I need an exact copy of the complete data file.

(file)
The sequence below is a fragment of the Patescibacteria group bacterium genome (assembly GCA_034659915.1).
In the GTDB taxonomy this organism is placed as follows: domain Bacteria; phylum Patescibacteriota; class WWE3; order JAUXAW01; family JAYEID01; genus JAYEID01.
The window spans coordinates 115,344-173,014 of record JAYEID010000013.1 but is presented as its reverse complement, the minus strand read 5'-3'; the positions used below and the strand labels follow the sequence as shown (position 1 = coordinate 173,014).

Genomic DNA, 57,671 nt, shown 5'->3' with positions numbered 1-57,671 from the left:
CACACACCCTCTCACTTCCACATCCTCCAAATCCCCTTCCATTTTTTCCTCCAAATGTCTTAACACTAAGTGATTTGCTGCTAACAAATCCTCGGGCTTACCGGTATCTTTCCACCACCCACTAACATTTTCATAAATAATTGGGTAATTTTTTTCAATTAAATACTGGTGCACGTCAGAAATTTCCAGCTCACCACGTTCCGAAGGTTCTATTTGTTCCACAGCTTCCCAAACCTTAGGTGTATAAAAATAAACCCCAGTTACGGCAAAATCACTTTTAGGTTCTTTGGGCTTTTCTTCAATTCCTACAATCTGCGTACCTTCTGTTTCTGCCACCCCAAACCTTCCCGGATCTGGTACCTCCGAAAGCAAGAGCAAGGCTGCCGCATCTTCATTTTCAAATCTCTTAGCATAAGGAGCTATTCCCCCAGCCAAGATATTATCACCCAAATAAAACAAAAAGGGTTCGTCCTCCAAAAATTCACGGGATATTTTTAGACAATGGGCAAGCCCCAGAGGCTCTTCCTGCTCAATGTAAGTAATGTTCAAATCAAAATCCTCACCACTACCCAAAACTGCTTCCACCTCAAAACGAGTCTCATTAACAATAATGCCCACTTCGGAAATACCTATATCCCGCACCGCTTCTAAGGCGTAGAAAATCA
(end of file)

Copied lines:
The sequence below is a fragment of the Patescibacteria group bacterium genome (assembly GCA_034659915.1).
In the GTDB taxonomy this organism is placed as follows: domain Bacteria; phylum Patescibacteriota; class WWE3; order JAUXAW01; family JAYEID01; genus JAYEID01.
The window spans coordinates 115,344-173,014 of record JAYEID010000013.1 but is presented as its reverse complement, the minus strand read 5'-3'; the positions used below and the strand labels follow the sequence as shown (position 1 = coordinate 173,014).

Genomic DNA, 57,671 nt, shown 5'->3' with positions numbered 1-57,671 from the left:
CACACACCCTCTCACTTCCACATCCTCCAAATCCCCTTCCATTTTTTCCTCCAAATGTCTTAACACTAAGTGATTTGCTGCTAACAAATCCTCGGGCTTACCGGTATCTTTCCACCACCCACTAACATTTTCATAAATAATTGGGTAATTTTTTTCAATTAAATACTGGTGCACGTCAGAAATTTCCAGCTCACCACGTTCCGAAGGTTCTATTTGTTCCACAGCTTCCCAAACCTTAGGTGTATAAAAATAAACCCCAGTTACGGCAAAATCACTTTTAGGTTCTTTGGGCTTTTCTTCAATTCCTACAATCTGCGTACCTTCTGTTTCTGCCACCCCAAACCTTCCCGGATCTGGTACCTCCGAAAGCAAGAGCAAGGCTGCCGCATCTTCATTTTCAAATCTCTTAGCATAAGGAGCTATTCCCCCAGCCAAGATATTATCACCCAAATAAAACAAAAAGGGTTCGTCCTCCAAAAATTCACGGGATATTTTTAGACAATGGGCAAGCCCCAGAGGCTCTTCCTGCTCAATGTAAGTAATGTTCAAATCAAAATCCTCACCACTACCCAAAACTGCTTCCACCTCAAAACGAGTCTCATTAACAATAATGCCCACTTCGGAAATACCTATATCCCGCACCGCTTCTAAGGCGTAGAAAATCA